FAYETTEVILLE -- A yearlong review of the 33,902 pathology results found 30 missed diagnoses posing serious health risks to patients, according to results released Friday by the Veterans Health Care System of the Ozarks.
The review by outside pathologists discovered 3,029 errors in results of a single pathologist from 2005 to 2017, said Kelvin Parks, director of the system. Most of those mistakes carried little consequences, he said.
For more information on the review, call the Veterans Health Care System of the Ozarks pathology hotline at (866) 388-5428 between 8 a.m. and 4:30 p.m.
Source: Staff report
The pathologist involved was suspended and later dismissed after reports he worked while impaired.
The 3,029 errors out of 33,902 cases make for an error rate of 8.9% compared with a pathology practice average of 0.7%, Parks said. That works out to an error rate more than 12 times the average, figures show.
In the most serious 30 cases, all but one of the patients or their families have been consulted by system staff members and the last will be Monday, Parks said. Fifteen of those patients are deceased, but it isn't known if any of those deaths are related to missed diagnoses, he said.
Other patients have met with system staff members and gone over results or been consulted by telephone when travel was difficult, he said.
Letters to remaining patients whose test results were subject to review will start going out Monday, including those in which no mistakes were found, Parks said. Some will receive more than one letter because patients will receive a letter for each test done over the years, he said. One patient had 16 tests run and reviewed by the same pathologist involved, he said.
"This process is going to take until late August or early September to complete," Parks said. "We believe this is the best way to ensure that no mistakes are made and every veteran is notified. We thought about sending just one letter to each patient with all results, but wanted to make sure every single test result was dealt with. This will ensure that."
He expects about 700 letters a day to go out. The letters will go out by order of the year in which the test was done. So a patient who, for example, received one medical test in 2008 and another in 2012 should receive a letter about the 2008 test first.
The system will keep open its call center for inquiries about the pathology review at (866) 388-5428. The center will remain open until the last of the letters go out and calls taper off, probably another two weeks, Parks said.
Michael Kalagias of Rogers is one of the veterans notified in June of last year that his case was under review.
"I've still not gotten a letter telling me if the test was right," he said Friday. "It would be nice to have gotten some word sooner, but my heart goes out to those who had severe problems who then found out they got a wrong result. The damage is done."
The review began in June of last year. Two more reviews are still underway, both by the Office of the Inspector General of the federal Department of Veterans Affairs, according to previous department announcements. One is a clinical and administrative review of what went wrong to allow this situation. The other is a criminal investigation.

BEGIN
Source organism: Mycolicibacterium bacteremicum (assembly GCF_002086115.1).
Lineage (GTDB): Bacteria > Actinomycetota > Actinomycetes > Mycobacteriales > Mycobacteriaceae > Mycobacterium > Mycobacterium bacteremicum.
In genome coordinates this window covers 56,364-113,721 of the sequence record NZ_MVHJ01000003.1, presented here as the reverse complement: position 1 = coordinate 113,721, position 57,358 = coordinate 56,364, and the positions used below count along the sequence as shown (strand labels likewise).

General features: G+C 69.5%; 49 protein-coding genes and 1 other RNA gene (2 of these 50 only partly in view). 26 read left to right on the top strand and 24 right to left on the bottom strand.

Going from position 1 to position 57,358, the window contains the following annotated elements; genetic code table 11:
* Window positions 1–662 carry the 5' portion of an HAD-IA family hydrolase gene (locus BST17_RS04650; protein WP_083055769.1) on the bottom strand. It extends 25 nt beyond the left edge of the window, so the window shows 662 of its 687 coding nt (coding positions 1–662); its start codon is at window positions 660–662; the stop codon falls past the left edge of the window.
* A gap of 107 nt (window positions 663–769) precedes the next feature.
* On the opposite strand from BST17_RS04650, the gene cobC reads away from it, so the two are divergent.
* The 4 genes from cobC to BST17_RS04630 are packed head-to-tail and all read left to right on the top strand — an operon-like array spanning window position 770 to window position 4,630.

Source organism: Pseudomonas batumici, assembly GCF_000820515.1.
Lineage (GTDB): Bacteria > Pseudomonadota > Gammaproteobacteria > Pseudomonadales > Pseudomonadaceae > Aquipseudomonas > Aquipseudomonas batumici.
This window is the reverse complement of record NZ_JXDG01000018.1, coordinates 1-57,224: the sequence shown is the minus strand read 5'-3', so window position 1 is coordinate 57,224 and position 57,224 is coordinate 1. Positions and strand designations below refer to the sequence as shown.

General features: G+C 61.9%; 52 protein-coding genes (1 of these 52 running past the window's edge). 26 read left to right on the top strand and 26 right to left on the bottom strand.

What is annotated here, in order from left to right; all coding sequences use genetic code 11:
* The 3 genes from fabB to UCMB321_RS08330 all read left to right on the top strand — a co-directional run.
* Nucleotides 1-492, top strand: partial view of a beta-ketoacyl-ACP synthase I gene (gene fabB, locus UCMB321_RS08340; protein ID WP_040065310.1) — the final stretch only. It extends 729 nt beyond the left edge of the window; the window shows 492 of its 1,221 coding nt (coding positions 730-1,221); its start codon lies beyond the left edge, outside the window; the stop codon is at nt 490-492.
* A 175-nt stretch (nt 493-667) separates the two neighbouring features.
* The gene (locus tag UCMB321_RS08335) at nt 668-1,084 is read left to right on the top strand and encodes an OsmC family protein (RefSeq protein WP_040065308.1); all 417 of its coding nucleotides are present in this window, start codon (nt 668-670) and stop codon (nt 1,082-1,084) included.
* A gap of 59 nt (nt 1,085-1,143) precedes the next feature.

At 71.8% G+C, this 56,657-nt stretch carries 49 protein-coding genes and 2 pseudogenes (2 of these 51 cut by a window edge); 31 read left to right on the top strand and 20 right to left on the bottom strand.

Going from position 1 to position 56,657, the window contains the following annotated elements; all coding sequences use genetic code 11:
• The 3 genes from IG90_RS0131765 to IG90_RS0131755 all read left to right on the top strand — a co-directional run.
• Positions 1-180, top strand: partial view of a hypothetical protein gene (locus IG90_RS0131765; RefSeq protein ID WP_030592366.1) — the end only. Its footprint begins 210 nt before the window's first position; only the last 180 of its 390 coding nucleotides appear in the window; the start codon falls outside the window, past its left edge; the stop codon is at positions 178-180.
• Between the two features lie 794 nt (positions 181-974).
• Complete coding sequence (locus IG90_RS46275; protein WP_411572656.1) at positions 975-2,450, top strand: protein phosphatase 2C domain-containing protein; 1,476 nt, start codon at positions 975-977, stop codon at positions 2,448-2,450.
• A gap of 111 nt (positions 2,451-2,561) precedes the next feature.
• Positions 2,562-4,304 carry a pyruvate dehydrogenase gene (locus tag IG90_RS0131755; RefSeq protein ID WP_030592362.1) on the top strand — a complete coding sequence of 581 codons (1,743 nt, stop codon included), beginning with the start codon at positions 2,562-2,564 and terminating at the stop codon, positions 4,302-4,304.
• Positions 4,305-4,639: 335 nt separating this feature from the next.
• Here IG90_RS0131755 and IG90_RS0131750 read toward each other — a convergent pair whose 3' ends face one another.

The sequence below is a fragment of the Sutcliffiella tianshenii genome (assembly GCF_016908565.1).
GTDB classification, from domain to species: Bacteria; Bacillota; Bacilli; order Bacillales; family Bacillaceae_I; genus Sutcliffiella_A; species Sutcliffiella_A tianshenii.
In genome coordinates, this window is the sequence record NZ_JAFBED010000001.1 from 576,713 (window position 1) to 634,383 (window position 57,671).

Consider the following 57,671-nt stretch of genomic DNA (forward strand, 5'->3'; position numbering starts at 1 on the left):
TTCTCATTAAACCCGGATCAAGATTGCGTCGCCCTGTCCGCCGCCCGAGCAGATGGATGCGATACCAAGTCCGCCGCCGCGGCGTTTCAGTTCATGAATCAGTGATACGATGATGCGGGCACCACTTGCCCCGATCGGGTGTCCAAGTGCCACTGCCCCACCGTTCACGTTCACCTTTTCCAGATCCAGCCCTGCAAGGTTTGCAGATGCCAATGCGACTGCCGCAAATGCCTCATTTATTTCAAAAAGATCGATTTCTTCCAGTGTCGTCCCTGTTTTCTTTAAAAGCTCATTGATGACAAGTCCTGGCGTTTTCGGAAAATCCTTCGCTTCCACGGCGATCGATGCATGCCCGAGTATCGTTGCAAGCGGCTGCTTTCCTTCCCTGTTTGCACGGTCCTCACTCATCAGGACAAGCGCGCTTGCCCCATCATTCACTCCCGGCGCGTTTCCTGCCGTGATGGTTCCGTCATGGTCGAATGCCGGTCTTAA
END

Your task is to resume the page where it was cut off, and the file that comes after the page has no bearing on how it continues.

U.S. Rep. Steve Womack, R-Ark., and U.S. Rep. Bruce Westerman, R-Ark., were both present at the June 2018 news conference announcing the review, along with U.S. Sen. John Boozman, R-Ark., and a representative of U.S. Sen. Tom Cotton, R-Ark.
"It concludes a sad and deeply unfortunate chapter in the history of an otherwise outstanding VA medical center," Womack said Friday of the pathology review. "America's veterans deserve better. We are all saddened by the hardships imposed on our heroes by one doctor and accountability isn't limited to his dismissal. The entire chain of command must ensure this situation never repeats itself."
Boozman regretted the pathologist's errors, but praised the system's response once the problem was found.
"It's extremely troubling that veterans were misdiagnosed because of the misconduct and negligence of a former VA pathologist," Boozman said Friday. "I am encouraged to know that this physician no longer works at the Fayetteville VA medical center and won't be working for the VA ever again."
Likewise, Cotton praised the Ozark system's response. Westerman said the situation should never have happened.
"It is unacceptable that a doctor who had a record of impairment on the job continued to practice, which resulted in several deaths and thousands of errors and misdiagnoses," Westerman said. "It's imperative that the VA implement the lessons learned so a situation like it never happens again."
Patients who believe they have a claim against the system can use the department's tort claim procedure, Parks said. According to VA procedure, that requires filing a Standard Form 95, which is available online.
The pathology review includes every case Dr. Robert Morris Levy of Fayetteville worked on since his hiring in 2005. Levy confirmed he worked while impaired by alcohol in 2016, but said he did not work while impaired afterward. A review of his work in 2016 found no errors.
Levy was suspended in March 2016 for being impaired, but he returned to work that October after counseling and after a check of his work found no errors. Levy was again taken off clinical work in October 2017 after what the hospital described as a second instance of working while impaired. His dismissal in April came after a personnel review.
The University of Arkansas for Medical Sciences, the University of Oklahoma's College of Medicine, outside pathologists, specialists within the VA in the region and one pathologist from the Air Force Academy joined the review process.
Metro on 06/02/2019